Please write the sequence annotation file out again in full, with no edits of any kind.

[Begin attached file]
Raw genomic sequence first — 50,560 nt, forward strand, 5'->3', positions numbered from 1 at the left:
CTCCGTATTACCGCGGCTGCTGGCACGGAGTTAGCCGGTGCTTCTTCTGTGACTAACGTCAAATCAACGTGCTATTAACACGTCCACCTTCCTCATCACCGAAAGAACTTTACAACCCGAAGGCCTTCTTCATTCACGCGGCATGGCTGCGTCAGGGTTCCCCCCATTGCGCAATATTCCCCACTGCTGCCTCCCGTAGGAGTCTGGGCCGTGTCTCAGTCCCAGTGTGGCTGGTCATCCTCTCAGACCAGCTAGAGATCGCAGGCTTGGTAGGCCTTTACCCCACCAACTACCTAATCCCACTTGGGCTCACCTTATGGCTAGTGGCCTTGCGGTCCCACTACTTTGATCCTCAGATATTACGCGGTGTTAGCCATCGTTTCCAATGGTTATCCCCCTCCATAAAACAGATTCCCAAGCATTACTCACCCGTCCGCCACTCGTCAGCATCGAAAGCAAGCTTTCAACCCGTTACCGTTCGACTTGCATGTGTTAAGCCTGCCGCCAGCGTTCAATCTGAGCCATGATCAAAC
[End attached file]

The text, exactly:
Raw genomic sequence first — 50,560 nt, forward strand, 5'->3', positions numbered from 1 at the left:
CTCCGTATTACCGCGGCTGCTGGCACGGAGTTAGCCGGTGCTTCTTCTGTGACTAACGTCAAATCAACGTGCTATTAACACGTCCACCTTCCTCATCACCGAAAGAACTTTACAACCCGAAGGCCTTCTTCATTCACGCGGCATGGCTGCGTCAGGGTTCCCCCCATTGCGCAATATTCCCCACTGCTGCCTCCCGTAGGAGTCTGGGCCGTGTCTCAGTCCCAGTGTGGCTGGTCATCCTCTCAGACCAGCTAGAGATCGCAGGCTTGGTAGGCCTTTACCCCACCAACTACCTAATCCCACTTGGGCTCACCTTATGGCTAGTGGCCTTGCGGTCCCACTACTTTGATCCTCAGATATTACGCGGTGTTAGCCATCGTTTCCAATGGTTATCCCCCTCCATAAAACAGATTCCCAAGCATTACTCACCCGTCCGCCACTCGTCAGCATCGAAAGCAAGCTTTCAACCCGTTACCGTTCGACTTGCATGTGTTAAGCCTGCCGCCAGCGTTCAATCTGAGCCATGATCAAAC